Archive by category | Policy

Bone marrow donors can be paid, US court rules

Bone marrow donors can be paid, US court rules

In a ruling that may bring relief to cancer patients across the US, a federal appeals court said that a decades-old law banning the sale of human organs does not apply to bone marrow donations. The US National Organ Transplant Act of 1984 prohibits financial compensation for human organ donations, including bone marrow, but allows people to be paid for blood and plasma donations. At the time, lawmakers made that distinction because the method used to extract marrow was dangerous, and monetary kickbacks could have encouraged desperate people to take unnecessary risks. As a disincentive to sell organs, the crime  … Read more

WHO’s the boss: Chan set to stay at the helm of the global health agency

WHO’s the boss: Chan set to stay at the helm of the global health agency

The US Republican party has a long list of potential candidates to choose from for the 2012 presidential bid, but the World Health Organization (WHO) has no such leadership race. Today, the WHO, the Geneva-based health arm of the United Nations, announced that the organization had received just a single nomination for its next director-general: the incumbent Margaret Chan.  Read more

Research organizations push back against clinical trials directive

LONDON — European legislation intended to streamline clinical research is so steeped in bureaucracy that it is threatening “the development of potentially lifesaving treatments,” says a consortium of 16 research organizations, including Cancer Research UK, the Wellcome Trust and the UK’s Academy of Medical Sciences.  Read more

Obama leans on regulatory agency to prioritize drug shortages

With the US Congress largely in a state of ineffectual paralysis, President Barack Obama has turned to his executive authority to get things done. Last week, he signed an executive order that will shorten the time it takes to turn federally-funded research into commercial products. And this afternoon, he pushed through an executive action aimed at tackling the current drug shortages affecting patients, doctors, clinical trials and biomedical researchers nationwide.  Read more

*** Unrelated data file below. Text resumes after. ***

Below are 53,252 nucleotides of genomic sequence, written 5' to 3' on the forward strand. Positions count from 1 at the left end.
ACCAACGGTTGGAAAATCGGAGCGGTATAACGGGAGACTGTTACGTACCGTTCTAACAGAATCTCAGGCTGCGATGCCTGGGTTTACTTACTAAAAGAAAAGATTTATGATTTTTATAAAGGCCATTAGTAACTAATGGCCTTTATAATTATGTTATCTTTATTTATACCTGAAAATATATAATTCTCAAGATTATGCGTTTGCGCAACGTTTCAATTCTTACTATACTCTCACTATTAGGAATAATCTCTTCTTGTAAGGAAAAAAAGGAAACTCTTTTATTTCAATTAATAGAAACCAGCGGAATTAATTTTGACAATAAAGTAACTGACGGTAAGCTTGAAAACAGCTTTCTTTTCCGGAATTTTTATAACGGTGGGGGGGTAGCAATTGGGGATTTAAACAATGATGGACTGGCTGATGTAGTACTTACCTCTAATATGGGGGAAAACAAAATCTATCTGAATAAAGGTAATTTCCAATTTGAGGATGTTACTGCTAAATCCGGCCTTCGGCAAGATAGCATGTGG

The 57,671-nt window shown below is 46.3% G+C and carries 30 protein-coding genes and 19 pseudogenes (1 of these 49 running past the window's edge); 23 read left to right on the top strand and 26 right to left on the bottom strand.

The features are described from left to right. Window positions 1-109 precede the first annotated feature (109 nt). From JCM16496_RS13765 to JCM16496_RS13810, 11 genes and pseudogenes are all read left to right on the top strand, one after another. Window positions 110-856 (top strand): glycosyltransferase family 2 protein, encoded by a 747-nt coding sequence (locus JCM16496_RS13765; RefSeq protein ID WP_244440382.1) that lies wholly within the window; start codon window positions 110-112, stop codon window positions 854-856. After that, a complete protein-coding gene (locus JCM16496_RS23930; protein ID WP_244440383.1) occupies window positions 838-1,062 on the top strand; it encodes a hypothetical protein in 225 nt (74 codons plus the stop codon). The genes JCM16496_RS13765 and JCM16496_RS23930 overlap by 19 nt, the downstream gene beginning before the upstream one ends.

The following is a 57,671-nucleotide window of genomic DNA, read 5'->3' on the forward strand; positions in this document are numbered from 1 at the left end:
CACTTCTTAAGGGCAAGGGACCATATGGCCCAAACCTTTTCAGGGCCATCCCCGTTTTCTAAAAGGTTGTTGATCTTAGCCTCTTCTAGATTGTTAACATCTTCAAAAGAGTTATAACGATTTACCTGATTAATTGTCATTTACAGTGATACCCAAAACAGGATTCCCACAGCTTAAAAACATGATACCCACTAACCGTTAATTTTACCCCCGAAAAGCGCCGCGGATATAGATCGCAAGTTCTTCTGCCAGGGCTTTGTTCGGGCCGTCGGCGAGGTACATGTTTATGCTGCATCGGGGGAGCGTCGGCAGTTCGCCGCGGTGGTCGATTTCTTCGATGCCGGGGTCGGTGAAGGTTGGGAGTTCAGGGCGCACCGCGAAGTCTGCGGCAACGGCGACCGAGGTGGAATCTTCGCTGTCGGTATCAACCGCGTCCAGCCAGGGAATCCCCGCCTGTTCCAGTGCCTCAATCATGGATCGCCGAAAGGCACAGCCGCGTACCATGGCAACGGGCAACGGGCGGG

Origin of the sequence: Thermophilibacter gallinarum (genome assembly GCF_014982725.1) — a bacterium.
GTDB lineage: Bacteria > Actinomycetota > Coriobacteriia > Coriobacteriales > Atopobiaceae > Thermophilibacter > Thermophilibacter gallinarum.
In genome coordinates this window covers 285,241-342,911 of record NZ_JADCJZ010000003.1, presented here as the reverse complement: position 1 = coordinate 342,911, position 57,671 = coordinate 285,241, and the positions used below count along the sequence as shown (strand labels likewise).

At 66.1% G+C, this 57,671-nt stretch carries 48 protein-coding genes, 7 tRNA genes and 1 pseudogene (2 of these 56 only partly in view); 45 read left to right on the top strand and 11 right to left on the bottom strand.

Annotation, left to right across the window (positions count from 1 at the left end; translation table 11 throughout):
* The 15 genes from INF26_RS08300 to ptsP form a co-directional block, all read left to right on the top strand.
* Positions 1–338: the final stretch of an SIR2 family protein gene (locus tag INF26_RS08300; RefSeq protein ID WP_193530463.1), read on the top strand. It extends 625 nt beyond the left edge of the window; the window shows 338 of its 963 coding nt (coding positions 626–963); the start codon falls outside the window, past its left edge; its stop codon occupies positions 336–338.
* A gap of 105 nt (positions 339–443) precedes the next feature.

Universal HPV vaccination for boys recommended

Universal HPV vaccination for boys recommended

Crossposted from Nature’s news blog Republican presidential candidate Michele Bachmann may have railed recently in opposition to vaccinating schoolgirls against the cancer-causing human papilloma virus (HPV), experts who advise the US Centers for Disease Control and Prevention (CDC) seem prepared to up the ante. Today, on a vote of 13 in favor with one abstention, the CDC’s Advisory Committee on Immunization Practices said that 11- and 12-year-old boys, like their female counterparts, should receive the series of three immunizations against the virus, which infects some 20 million Americans and causes cancer of the cervix, vulva, vagina, penis, and anus as  … Read more

Antibiotics bill GAINs Senate support

Antibiotics bill GAINs Senate support

A major US legislative effort aimed at kickstarting the development of new antimicrobial agents and combating drug-resistant infections is one step closer to becoming law. Earlier today, Senators Richard Blumenthal (Democrat, Connecticut) and Bob Corker (Republic, Tennessee) introduced the Generating Antibiotic Incentives Now (GAIN) Act, a companion to a similar bill brought forward in the House of Representatives in June.  Read more

Protein folding pioneer named new director of NIH’s basic research arm

Protein folding pioneer named new director of NIH’s basic research arm

The US National Institutes of Health announced today that cell biologist Chris Kaiser will head up the $2 billion basic research arm of the federal funding agency. Kaiser, currently chair of the Massachusetts Institute of Technology’s biology department, expects to take over the reins of the US National Institute of General and Medical Sciences (NIGMS) from interim director Judith Greenberg in the spring of 2012. “This job is probably one of the only jobs I would ever consider leaving MIT for. It is so important,” Kaiser told Nature Medicine. “I view it as one of the most important administrative positions  … Read more

New fee structure proposed by FDA might lead to more talk

Ever since 1992, when US lawmakers passed the Prescription Drug User Fee Act (PDUFA) to accelerate review of new drugs by the US Food and Drug Administration, industry money has had an increasingly important role in fueling the regulatory agency. In the program’s first year, drug companies paid less than $9 million total to the FDA through the initiative. But in the past two decades the amount has ballooned; this year, the agency anticipates receiving at least $619 million in user fees, composing roughly 65% of its budget for overseeing human drugs.  Read more